Can I Apply for Asylum After Sneaking Off Ship Where I Was a Crew Member

So long as your entry into the U.S. was not in your official status as a crewmember, you should be able to apply for asylum.

By , Attorney · American University Washington College of Law

Sailors and other crew on commercial ships docking at U.S. ports (typically on a D visa) sometimes use this as an opportunity to escape a repressive home country. Can they file a claim for asylum in the United States? It's sometimes a possibility for a crewmember to apply for asylum, but the key will be their manner of entry into the United States, as discussed below.

When U.S. Asylum Office Can Consider a Crewperson's Case

U.S. asylum offices are not authorized to interview people who entered the United States as crewmembers, specifically if they arrived at the United States aboard a vessel and:

  • applied for a landing permit
  • were inspected and refused admission, or
  • were inspected and admitted as a D-1 or D-2 crewman.

A crewmember who enters the United States in any other way can apply for asylum with the asylum office. That includes someone who enters the United States without formal inspection by U.S. immigration authorities. So, for example, a crewperson who secretly left the ship and managed to enter the United States should be able to apply for asylum with the asylum office. Since the officer will probably want to see the person's passport and crewmember book in this situation, it is important to detail your entry, so as to demonstrate that you entered without inspection.

When U.S. Immigration Judge Can Consider a Crewmember's Asylum Claim

Crewmembers are one of a small group of people who are entitled to special, limited immigration court hearings before an immigration judge. For a list of those groups, look at 8 C.F.R. § 208.2(c)(1).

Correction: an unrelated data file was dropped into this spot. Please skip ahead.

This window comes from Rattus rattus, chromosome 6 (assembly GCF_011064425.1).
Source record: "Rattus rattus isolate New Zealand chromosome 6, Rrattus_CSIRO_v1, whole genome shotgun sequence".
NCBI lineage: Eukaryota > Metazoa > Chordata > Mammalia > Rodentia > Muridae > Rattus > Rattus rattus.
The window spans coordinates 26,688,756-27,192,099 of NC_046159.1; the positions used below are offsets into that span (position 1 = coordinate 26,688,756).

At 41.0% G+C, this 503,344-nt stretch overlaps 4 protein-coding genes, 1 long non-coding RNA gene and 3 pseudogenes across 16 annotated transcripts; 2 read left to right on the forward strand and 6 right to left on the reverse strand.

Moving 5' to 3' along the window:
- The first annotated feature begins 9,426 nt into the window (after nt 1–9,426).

The issue here is that you wouldn't be able to have your asylum application heard first by the U.S. Asylum Office, in a non-adversarial proceeding. Instead, upon submitting an application or presenting yourself to U.S. immigration authorities, or requesting asylum from immigration authorities who visit your boat (assuming you can convince them you have a credible fear of persecution or torture in your home country), deportation (removal) proceedings will immediately be started against you. Your case will need to be presented before an immigration judge, and an attorney for the U.S. government will (in all likelihood) argue that you should be deported.

Also, there's a good chance you will be kept in immigration detention in the meantime; or else released with an electronic monitoring device, such as an ankle bracelet, and ordered to stay home within certain curfew hours.

Getting Legal Help

If you arrived in the United States as a crewmember, it would be an excellent idea to consult an experienced immigration attorney for a full analysis of your legal situation as soon as possible. The attorney can assist in preparing your application and can appear with you before the immigration judge.

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